Creating a presentation that is engaging, insightful and beneficial for your audience is a challenging task. However, knowing a few tricks of the trade can help you with your next presentation. Using one or several of the following 6 tips can help you gain the audience's full attention.
1. 30 seconds is all it takes for someone to decide if they’re interested in what you’re saying
Your opener is one of the most important parts of your presentation, if not the most important. First impressions count, and if you are unable to convince the audience that what you have to say is important, then you will have lost them for the rest of the presentation and your well-thought-out speech will fall on deaf ears.
According to boundless.com, to make the most of your introduction and grab the audience’s attention, you need to explain what you’re going to talk about and why it’s important for your audience to know about it. Convince the audience that this information is important to them.
There are so many different techniques that can be used to make a killer opener. However, it is important to choose the one that best suits your topic. Here are 8 presentation openers that you can use for your next presentation, as discussed by Fiona Lindsay.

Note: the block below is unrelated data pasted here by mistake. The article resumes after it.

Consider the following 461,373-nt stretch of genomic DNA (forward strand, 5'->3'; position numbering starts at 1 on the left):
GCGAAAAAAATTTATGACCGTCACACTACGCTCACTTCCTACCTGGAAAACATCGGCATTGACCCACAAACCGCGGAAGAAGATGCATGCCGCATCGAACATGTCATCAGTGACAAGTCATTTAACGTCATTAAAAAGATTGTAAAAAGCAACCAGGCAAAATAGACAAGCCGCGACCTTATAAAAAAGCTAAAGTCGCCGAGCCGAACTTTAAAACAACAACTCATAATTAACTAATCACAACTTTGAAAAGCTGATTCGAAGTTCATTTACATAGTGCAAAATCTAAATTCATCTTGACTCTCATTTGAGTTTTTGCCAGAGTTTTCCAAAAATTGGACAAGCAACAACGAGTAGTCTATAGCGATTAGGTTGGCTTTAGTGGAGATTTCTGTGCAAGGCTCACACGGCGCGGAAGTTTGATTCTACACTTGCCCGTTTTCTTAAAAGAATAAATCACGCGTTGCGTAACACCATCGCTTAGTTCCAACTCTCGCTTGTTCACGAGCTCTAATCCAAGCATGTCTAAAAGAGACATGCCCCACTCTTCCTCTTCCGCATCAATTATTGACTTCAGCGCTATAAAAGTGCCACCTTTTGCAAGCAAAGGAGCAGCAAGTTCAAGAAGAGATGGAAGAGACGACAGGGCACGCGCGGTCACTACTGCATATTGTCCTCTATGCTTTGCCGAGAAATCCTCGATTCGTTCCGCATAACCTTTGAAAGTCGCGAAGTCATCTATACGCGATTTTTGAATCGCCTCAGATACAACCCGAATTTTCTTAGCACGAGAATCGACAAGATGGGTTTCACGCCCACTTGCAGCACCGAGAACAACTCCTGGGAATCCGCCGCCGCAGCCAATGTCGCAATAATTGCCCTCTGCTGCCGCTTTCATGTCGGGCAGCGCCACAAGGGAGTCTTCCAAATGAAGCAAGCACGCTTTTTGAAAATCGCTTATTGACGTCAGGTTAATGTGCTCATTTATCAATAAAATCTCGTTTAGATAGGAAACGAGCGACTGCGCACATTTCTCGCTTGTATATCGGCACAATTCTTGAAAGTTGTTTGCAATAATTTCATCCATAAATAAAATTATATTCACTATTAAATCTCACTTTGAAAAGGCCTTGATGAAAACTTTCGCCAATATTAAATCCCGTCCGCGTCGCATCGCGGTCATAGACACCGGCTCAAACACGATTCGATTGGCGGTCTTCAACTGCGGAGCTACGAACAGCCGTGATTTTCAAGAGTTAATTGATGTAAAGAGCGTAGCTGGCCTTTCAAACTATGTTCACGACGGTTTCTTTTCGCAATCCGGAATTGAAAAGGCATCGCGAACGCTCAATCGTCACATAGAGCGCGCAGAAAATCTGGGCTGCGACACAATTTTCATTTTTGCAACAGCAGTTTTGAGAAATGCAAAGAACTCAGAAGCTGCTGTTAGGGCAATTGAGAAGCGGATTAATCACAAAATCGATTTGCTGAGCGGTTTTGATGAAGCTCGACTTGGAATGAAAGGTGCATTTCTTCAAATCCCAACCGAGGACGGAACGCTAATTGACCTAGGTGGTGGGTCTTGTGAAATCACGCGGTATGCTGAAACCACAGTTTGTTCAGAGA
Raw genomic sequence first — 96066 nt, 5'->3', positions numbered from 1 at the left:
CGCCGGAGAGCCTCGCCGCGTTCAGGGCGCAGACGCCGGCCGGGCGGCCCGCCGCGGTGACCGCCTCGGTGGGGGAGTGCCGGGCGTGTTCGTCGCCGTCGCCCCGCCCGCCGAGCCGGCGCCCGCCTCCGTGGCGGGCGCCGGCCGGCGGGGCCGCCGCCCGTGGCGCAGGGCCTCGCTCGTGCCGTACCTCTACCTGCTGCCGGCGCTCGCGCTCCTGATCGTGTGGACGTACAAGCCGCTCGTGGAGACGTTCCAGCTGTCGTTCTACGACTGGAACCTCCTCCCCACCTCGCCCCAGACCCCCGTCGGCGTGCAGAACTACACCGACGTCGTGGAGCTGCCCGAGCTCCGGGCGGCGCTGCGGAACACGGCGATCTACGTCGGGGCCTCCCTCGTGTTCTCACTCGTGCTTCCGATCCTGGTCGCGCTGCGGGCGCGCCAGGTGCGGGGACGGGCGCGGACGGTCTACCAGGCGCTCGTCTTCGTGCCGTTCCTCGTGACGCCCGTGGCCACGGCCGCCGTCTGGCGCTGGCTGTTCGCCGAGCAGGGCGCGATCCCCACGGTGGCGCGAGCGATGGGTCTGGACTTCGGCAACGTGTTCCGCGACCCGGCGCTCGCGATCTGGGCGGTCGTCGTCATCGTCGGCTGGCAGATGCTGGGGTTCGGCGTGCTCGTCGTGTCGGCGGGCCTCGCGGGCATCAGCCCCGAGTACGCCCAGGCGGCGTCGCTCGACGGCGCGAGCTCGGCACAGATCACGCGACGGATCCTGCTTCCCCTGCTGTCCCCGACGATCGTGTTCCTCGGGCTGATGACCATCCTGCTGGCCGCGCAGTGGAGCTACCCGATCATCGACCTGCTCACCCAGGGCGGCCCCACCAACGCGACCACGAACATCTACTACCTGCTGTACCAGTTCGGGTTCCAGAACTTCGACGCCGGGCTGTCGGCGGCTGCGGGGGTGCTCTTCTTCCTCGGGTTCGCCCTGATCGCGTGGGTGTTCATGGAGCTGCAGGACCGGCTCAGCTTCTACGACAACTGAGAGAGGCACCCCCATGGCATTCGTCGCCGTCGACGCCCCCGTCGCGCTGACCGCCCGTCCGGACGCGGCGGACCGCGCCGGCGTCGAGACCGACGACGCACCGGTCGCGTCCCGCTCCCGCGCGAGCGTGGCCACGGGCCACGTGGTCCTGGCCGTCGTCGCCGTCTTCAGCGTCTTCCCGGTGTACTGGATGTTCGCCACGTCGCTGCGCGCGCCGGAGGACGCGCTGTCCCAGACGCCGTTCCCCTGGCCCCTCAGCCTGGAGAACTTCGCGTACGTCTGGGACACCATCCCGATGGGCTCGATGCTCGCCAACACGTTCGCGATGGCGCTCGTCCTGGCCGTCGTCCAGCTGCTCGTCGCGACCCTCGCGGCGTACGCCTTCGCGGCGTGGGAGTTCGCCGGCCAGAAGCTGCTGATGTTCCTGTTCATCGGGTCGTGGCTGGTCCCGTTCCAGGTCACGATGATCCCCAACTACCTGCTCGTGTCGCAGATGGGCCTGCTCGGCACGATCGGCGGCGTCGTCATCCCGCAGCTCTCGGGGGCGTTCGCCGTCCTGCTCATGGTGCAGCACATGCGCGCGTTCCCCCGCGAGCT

2. Interesting images are recalled better than plain text
Most people can interpret images more efficiently than ordinary text. This is because our brains are wired for visual input at a biological level. We see our surroundings from when we're born and, once developed, can interpret visual cues quickly.
Reading is a tool that is learnt - it doesn't come naturally to us. We spend years in school learning the alphabet and words, how to structure and understand sentences, and ultimately how to write and understand written text. On the other hand, we look at an image and interpret its contents almost instantly. In fact, interpreting an image happens 60,000 times faster than text.
Our ability to remember information is affected by our speed of recognition and interpretation. Many of us remember what we have done, places we’ve been and people we know because we’ve seen and experienced them. It is unusual for someone to be able to remember what was written down when it is no longer in front of them.